Based on inputs received from INTERPOL, CBI issued an alert against Cerberus; a banking Trojan. The malicious software takes advantage of COVID-19 Pandemic to impersonate and send SMS using the lure of COVID-19 related content to download the embedded malicious link, which deploys its malicious app usually spread via phishing campaigns to trick users into installing it on their smartphones.
This Trojan primarily focuses on stealing financial data such as credit card numbers. In addition, it can use overlay attacks to trick victims into providing personal information and can capture two-factor authentication details.
Due to the growing number of COVID-19 cases, the Madhya Pradesh government transferred Khandwa district collector Tanvi Sundriyal (IAS: 2010: MP) and superintendent of police Siv Dayal (IPS: 2012:MP). Actually this was done a day after the small border town with Maharashtra saw 90 new Covid-19 patients in 24 hours.
Sundriyal was replaced with another 2010-batch IAS officer Anay Dwivedi(IAS: 2010: MP) and was posted as a deputy secretary in the state secretariat. Dayal, was replaced by commander of Special Armed Force’s 7th battalion Vivek Singh (IPS: 2012:MP). Dayal will be the new commander of the battalion.
The government seems clueless and shifting officers when on May 4, collector of Ujjain Shashank Mishra and on May 7, SP Sachin Atulkar were shifted when the city became a Covid-19 hotspot with the death rate being highest among big cities.
Indore saw a similar situation earlier when its collector Lokesh Jatav was shifted and replaced with Manish Singh on March 28. Three days later, Indore police chief deputy inspector general (DIG) of police Ruchivardhan Mishra was shifted to a smaller district in the region. However, when Indore collector was shifted, the city had not become a Covid-19 hotspot but virus was spreading fast in certain localities.
In the longest address so far, the PM has given a roadmap not only how to fight COVID-19 but how to survive this pandemic on economic front as well when he announced a special economic package of Rs 20 lakh crore. This is nearly 10 percent of the GDP of the country. Finance Minister Nirmala Sitharaman would provide every detail of this special economic package. But in the PM’s speech, there are some important takeaways:
1) India looking for ways and means to become self-reliant. To understand it better, when COVID-19 crisis erupted not a single PPE kit was manufactured in India, only a few N-95 masks were available. Today, two lakh PPE kits and two lakh N-95 masks are manufactured in India.
2) Self-reliance of the country will have five pillars -- economy, infrastructure, technology-driven system, vibrant demography and demand.
3) Economic package will amount to Rs 20 lakh crore that is nearly 10 percent of the GDP.
4) The PM has urged people to be 'vocal about local' in this hour of crisis. He also asked people to buy more local products.
5) The PM also talked about supply chain linking to local products and market and making them so huge that they even grow to compete in international market.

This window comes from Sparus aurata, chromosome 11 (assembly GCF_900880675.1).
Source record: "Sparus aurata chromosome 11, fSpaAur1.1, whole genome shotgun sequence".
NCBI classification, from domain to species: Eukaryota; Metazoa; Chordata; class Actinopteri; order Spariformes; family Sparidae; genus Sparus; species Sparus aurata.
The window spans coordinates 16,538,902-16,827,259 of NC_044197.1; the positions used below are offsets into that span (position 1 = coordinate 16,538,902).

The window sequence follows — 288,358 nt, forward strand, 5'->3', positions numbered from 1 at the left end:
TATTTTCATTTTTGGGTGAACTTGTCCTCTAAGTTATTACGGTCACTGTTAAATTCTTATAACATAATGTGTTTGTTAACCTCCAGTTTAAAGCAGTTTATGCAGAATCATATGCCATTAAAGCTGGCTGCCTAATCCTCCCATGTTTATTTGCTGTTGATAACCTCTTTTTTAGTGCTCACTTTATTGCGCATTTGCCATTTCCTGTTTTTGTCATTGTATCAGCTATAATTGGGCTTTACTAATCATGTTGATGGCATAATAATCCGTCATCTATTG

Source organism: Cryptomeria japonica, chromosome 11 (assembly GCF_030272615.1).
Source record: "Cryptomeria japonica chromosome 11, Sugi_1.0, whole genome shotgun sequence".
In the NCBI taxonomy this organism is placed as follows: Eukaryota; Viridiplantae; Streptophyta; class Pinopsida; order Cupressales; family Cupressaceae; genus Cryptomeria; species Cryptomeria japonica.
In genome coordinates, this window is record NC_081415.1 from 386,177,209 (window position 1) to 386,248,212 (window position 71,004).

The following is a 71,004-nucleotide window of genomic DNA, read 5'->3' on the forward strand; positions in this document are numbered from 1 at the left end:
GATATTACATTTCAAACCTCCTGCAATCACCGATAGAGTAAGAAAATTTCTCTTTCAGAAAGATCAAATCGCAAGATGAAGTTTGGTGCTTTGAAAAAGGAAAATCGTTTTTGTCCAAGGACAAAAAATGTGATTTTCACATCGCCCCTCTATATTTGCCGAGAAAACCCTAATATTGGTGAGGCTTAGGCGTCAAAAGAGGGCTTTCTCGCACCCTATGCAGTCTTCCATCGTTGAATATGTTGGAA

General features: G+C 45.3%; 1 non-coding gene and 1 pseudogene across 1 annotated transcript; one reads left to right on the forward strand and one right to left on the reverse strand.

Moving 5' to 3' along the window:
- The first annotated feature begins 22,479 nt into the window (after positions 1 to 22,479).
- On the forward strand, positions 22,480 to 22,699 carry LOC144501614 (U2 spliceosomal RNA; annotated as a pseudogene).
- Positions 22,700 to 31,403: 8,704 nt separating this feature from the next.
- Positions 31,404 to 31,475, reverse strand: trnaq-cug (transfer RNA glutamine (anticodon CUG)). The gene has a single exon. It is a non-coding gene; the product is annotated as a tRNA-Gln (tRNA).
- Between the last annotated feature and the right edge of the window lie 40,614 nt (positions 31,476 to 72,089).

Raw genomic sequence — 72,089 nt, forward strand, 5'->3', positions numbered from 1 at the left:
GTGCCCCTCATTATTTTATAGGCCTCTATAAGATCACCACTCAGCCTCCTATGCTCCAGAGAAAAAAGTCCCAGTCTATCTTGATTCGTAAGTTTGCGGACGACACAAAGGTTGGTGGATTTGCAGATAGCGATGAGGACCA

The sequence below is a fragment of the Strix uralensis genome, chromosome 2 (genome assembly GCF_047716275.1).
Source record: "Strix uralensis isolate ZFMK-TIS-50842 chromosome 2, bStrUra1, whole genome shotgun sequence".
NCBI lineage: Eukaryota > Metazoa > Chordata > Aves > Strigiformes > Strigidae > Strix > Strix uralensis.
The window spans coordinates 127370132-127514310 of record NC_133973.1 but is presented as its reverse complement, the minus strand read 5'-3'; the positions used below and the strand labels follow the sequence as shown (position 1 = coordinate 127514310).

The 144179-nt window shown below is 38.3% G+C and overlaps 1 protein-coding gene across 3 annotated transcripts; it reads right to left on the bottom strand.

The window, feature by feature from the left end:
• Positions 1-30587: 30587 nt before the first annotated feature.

All these announcements were made by the PM after seven-hour long marathon meeting with CMs of several states including Maharashtra, Punjab, Telangana and West Bengal most of them seeking an extension of the coronavirus lockdown.
The West Bengal government, which is under tremendous pressure for failing to deal with COVID19 pandemic, has transferred health secretary Vivek Kumar (IAS:1990:WB) from his post.
Kumar is the second senior bureaucrat to be transferred after food and supplies secretary Manoj Kumar Agarwal (IAS:1990:WB), who has been sent on compulsory wait. He was alleged of malpractices in the public distribution system.
The government transferred Kumar to the environment department as principal secretary. Narayan Swaroop Nigam (IAS:1998:WB), the transport secretary, will take charge of the health and family welfare department in his place.
The Mamata government has been severely criticised for mishandling the COVID-19 cases in the state. It is alleged Kumar had been made a scapegoat.
As of 8:00 AM on May 12, 2020, seven new coronavirus cases were reported in Kerala making the total number of active cases at 27 of the total 520 cases with 493 recovered and four dead.
Leave aside the tally in Maharashtra, Delhi, UP and Gujarat even active COVID-19 cases in Kerala’s neighboring states Tamil Nadu stands at 7204, Andhra Pradesh at 1980 and Karnataka at 848 put Kerala in altogether a different league as far as COVID management is concerned.
There are several states but only a few of them actually ‘walked the talk’ in their fight against COVID-19 pandemic. Efforts made by the Kerala Government, led by Chief Minister P Vijayan, to check the spread of novel coronavirus (COVID-19) has won accolades from across the globe. Kerala's Health Minister K K Shailaja too was applauded for sensing the pandemic well before the time.